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Describing Mushrooms and Keeping a Journal

by Michael Kuo

Many years of experience helping others (and myself) identify mushrooms have convinced me that the surest route to success is to keep a journal in which you carefully describe the mushrooms you find before you try to identify them with field guides, Web sites, or technical literature. It is a time-consuming process but it works best, since compromised objectivity is one of the top causes of misidentification. People often read descriptions or look at photos of mushrooms first, and then turn to the mushrooms themselves. The result is that the mushroom’s details are filtered by preconceptions and the power of suggestion. As an English teacher I have observed the way language, once it's in our heads, can easily prefigure the way we interpret things. If I ask my students to read Hamlet for Monday and be ready to discuss Hamlet's insanity, far more students will decide he is insane (as opposed to just pretending). The same principle applies to observation of mushroom details.

You will want to work with your mushroom collections as soon as possible when you get back from the woods. Mushrooms decay fairly quickly, especially in warm weather, and you may be surprised at what you find in your collection bags if you wait too long. Set up spore prints for each mushroom, sort out your collections, number them somehow so you won't get confused about what corresponds to what, and write descriptions in your journal. You will probably want to begin each entry with the collection location and date, together with the ecological information you noted in the woods (see Collecting Mushrooms for Study).

Begin at the top of the mushroom and work downward, recording the details you observe. It is not, of course, imperative that you use this top-to-bottom approach, but since most mushroom guides describe their subjects in this order, comparing your description to other descriptions will be easier if you quell your rebel urges and follow the convention.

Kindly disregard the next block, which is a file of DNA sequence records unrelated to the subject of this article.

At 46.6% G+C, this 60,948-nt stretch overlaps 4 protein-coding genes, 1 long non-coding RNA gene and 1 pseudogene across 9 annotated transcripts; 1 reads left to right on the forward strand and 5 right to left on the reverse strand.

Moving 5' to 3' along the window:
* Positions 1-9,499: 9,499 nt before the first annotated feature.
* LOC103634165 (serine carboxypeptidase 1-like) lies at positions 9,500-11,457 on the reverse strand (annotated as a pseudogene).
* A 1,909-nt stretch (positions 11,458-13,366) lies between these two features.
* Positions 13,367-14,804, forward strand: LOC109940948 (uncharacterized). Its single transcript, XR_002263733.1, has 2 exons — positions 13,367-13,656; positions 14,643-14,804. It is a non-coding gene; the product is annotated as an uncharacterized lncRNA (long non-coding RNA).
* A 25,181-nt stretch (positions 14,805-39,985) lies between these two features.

It would not be productive for me to try to anticipate here every physical detail you might conceivably need to describe--and to be honest one of my goals is to force you to figure out for yourself what details are important in the identification process. If you are a beginner you will probably find that your written descriptions of mushrooms, at first, are missing some crucial details. A Lactarius, for example, cannot be accurately identified without reference to the color of its latex--a milky or watery juice exuded when the gills are damaged or the mushroom is sliced open. Who knew? Obviously, at first there will be a certain amount of going back and forth between your descriptions, descriptions in mushroom guides, and the mushrooms themselves. However, as you gain experience describing more and more mushrooms your descriptions will become more complete--and the potential for subjective errors will diminish.

When you have written your descriptions, you are ready to try Identifying your mushrooms (though you may quickly discover you will need to wait for a spore print to develop before making much headway).



Cite this page as:

Kuo, M. (2006, November). Describing mushrooms and keeping a journal. Retrieved from the MushroomExpert.Com Web site: http://www.mushroomexpert.com/describing.html

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